I made a list of all 20 some odd majors here at MIT and slowly crossed them off, one by one as I decided against them. I think Course 1 was the first to go- I had an internship at a civil and environmental engineering firm last year, and I found it pretty boring, personally. Some others stuck around awhile longer- 6 and 9 almost made it to the top three. Brain and Cognitive Sciences are SO COOL. But in the end I decided that I was never going to go on to become some kind of research scientist and actually USE the stuff I learned in Course 9. Course 6 stuck around too because I’ve never known any programming beyond TI-Basic (yes, in 10th grade I programmed my graphing calculator to do such fun things as solve quadratic equations for me and automatically find reference angles) and I’m really interested in learning. But major? In Course 6? Nah. I couldn’t really see myself dedicating all of my undergrad years to it. Besides, there were other things I found far more interesting.
Like physics. I really, really love physics. Which is weird, because I used to really, really hate physics. Ready for a great physics nerd story? So my high school competes in the New Jersey Science League competitions. Basically, we send a bunch of people to another school for the afternoon where we all take a 50-minute multiple choice test in the appropriate subject- there are beginner and advanced levels of each of bio, chem, and physics. (The advanced level corresponds to the AP course.) Sophomore year I was in regular physics, and I was never good enough to be invited to science league competitions. This was sad, but not too sad. I used to get over 100 on all the exams in that class, but I hated physics anyway. …it was complicated.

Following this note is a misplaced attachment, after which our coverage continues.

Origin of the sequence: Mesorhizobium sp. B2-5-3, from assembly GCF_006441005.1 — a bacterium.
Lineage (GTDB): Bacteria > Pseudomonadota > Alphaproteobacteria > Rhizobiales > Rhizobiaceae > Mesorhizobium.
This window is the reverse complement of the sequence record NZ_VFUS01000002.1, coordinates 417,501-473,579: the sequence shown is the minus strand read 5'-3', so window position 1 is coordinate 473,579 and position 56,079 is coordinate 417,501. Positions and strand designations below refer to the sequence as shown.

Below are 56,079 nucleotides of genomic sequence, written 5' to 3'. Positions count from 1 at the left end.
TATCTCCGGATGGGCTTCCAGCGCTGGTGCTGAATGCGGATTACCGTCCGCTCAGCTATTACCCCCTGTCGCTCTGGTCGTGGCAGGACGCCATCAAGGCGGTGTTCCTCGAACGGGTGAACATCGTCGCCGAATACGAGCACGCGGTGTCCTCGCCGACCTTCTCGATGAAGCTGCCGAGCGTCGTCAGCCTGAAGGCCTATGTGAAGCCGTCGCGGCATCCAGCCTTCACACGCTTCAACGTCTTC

Anyway, junior year I took chemistry, and my chemistry teacher invited anyone who was interested to join the team. Well I wanted to know what I had been missing out on all this time, so I signed up. On our way to the very first competition, we began having a conversation about science SAT subject tests, and I mentioned my super-awesome 790 on the Physics SAT II. Dr. Christoe, the AP physics teacher, exclaimed, “Laura! I never knew you were good at physics!” (This is the same teacher who taught me for a year in Principles of Engineering, which was basically glorified physics. Thank you, Dr. C.) So now Dr. Christoe has this idea in his head that I’m going to take the Physics II test (based on the AP class, remember) for him. Mrs. Lyons, the chem teacher, told him he was out of his mind. So I took the chemistry test and had a grand time at my first ever NJSL competition.